- The most critical thing when buying a mini UPS for your fibre is compatibility with your setup, followed by battery power and quality.
- Most mini UPSs generally have two DC outputs or a splitter cable, which is critical for keeping the fibre router and Optical Network Terminal (ONT) powered up.
- If your router and ONT operate on different voltages (this information is usually on the device sticker), you'll want one with a dual voltage selection option.
- When it comes to battery power, more is usually better - though if all you're doing is powering up your router for four-hour stints, you don't need to go overboard. Most fibre UPS devices come in at about 8 800mAh and lithium-ion batteries, which is generally enough to power through a few Stage 6 bouts.
It's plug and play - for most
If you live in a home with fibre installed, it's as easy as plugging the router and ONT into the mini UPS - usually a flat, wall-mounted box.
But keeping your fibre alive is more challenging if you live in a housing estate with a centralised solution, ElectroMechanica's Clayton Vosloo previously told News24.
In this case, you'll need to petition the body corporate to install a UPS at the site of the global ONT, which by this stage of the crisis should already be in place. And even in this case, you'll need a little fibre UPS to fire up your router.
Don't expect more than an internet connection
The mini UPSs can't power up much more than your router, ONT, CCTV camera, or cellphone - and not all simultaneously. At most, you should look to them as a way to keep your router and ONT connected.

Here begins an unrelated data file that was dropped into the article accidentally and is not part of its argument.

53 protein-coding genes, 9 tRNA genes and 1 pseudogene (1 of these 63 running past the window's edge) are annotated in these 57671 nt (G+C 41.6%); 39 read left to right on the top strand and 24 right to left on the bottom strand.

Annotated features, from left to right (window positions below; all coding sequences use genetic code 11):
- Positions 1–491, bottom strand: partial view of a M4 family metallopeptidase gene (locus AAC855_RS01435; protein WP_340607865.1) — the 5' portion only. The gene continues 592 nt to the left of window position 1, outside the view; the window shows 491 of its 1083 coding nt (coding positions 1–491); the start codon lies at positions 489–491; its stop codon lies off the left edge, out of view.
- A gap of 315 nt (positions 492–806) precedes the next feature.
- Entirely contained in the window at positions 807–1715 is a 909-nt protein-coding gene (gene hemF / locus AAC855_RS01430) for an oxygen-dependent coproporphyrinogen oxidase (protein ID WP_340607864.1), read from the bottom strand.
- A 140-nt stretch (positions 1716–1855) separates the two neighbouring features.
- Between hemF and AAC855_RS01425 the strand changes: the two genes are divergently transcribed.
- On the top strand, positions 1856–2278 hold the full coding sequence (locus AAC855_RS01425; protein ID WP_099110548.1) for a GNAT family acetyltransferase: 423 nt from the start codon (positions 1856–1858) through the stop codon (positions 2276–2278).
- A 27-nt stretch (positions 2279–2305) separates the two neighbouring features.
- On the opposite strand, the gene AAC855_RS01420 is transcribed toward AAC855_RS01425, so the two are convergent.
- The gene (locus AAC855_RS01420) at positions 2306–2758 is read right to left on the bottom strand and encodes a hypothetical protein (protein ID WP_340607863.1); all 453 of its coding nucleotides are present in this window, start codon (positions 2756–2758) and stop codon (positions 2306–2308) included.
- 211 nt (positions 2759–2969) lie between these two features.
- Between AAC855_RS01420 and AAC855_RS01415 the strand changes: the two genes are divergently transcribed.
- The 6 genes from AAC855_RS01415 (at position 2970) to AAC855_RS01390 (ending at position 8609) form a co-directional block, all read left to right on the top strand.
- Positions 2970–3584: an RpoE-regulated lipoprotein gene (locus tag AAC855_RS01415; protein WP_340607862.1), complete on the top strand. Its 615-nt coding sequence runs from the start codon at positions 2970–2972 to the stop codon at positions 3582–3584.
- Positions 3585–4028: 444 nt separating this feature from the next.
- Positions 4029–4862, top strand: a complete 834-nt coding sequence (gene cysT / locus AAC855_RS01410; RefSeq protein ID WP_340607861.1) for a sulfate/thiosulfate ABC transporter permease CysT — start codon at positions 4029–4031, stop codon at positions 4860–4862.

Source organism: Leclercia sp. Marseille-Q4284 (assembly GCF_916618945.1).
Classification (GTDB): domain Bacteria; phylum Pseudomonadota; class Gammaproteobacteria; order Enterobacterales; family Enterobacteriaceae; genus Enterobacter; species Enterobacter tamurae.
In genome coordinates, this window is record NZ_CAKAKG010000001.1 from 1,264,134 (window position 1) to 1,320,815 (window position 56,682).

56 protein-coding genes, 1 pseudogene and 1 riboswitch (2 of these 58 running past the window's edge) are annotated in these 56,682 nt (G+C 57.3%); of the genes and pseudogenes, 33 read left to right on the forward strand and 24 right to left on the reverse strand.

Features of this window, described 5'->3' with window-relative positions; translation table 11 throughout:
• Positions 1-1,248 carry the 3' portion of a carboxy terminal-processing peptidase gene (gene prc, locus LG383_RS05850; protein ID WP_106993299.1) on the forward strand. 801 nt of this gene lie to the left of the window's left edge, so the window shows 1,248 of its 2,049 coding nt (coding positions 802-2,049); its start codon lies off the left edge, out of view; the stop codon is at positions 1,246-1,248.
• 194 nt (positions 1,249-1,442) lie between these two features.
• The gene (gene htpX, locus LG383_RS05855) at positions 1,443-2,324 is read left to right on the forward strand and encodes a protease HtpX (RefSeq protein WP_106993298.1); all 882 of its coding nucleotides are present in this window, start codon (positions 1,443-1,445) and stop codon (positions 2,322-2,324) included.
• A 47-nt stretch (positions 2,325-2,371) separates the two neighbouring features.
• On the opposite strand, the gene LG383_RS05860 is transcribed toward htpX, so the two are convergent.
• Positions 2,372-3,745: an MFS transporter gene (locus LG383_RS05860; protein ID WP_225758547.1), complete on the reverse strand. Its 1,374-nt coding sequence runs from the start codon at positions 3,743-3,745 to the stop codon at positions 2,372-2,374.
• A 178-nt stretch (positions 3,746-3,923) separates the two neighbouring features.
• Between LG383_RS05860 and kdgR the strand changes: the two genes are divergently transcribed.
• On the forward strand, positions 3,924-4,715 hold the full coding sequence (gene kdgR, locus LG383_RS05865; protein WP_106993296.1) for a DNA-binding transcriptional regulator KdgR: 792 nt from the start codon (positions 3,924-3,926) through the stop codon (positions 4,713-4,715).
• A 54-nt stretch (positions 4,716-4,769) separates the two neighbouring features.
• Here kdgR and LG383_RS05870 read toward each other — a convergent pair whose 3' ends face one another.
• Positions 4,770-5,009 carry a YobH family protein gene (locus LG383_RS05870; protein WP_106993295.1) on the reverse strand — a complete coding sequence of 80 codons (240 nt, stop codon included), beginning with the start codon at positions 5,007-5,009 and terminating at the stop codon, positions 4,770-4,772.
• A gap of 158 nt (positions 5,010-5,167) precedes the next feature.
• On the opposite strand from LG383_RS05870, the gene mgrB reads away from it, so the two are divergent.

But while UPSs with larger batteries can take several hours to recharge, these little powerhouses can usually be back up and running during even the most unrelenting cuts, which makes them an excellent failsafe to stay connected.
As with most UPSs, not all are created equal. And they're only as good as the batteries inside. But by picking a reputable brand with at least four 2 200mAh batteries, you should be in the clear for keeping your fibre internet powered up for a few hours at a time for at least 18 months, when, given South Africa's power crisis, you may need to look for a replacement due to battery degradation.
Here's how four mini fibre UPS options compare:
Gizzu 36W 32Wh 8800mAh Mini Dual DC UPS
- 8 800mAh lithium-ion batteries
- Dual DC outputs
- Voltage selection
- Online rating: 9.6/10 (2 200+ reviews)
- Price: Wootware (R899); Computer Mania (R999); Incredible (R1 099); Matrix (R999)
UltraLAN Mini UPS
Vizia WiFi UPS
- 15 600mAh lithium-ion
- Single DC output with splitter cable
- Voltage selection
- Online rating: 9.4/10 (840+ reviews)
- Price: Builders (R1 399); Takealot (R1 479); Incredible (R1 899)
Volkano Mini UPS
- 8 800mAh lithium-ion
- Dual DC outputs
- Voltage selection
- Online rating: 9.4/10 (660+ reviews)
- Price: Clicks (R719 on sale); Incredible (R799); Computer Mania (R899)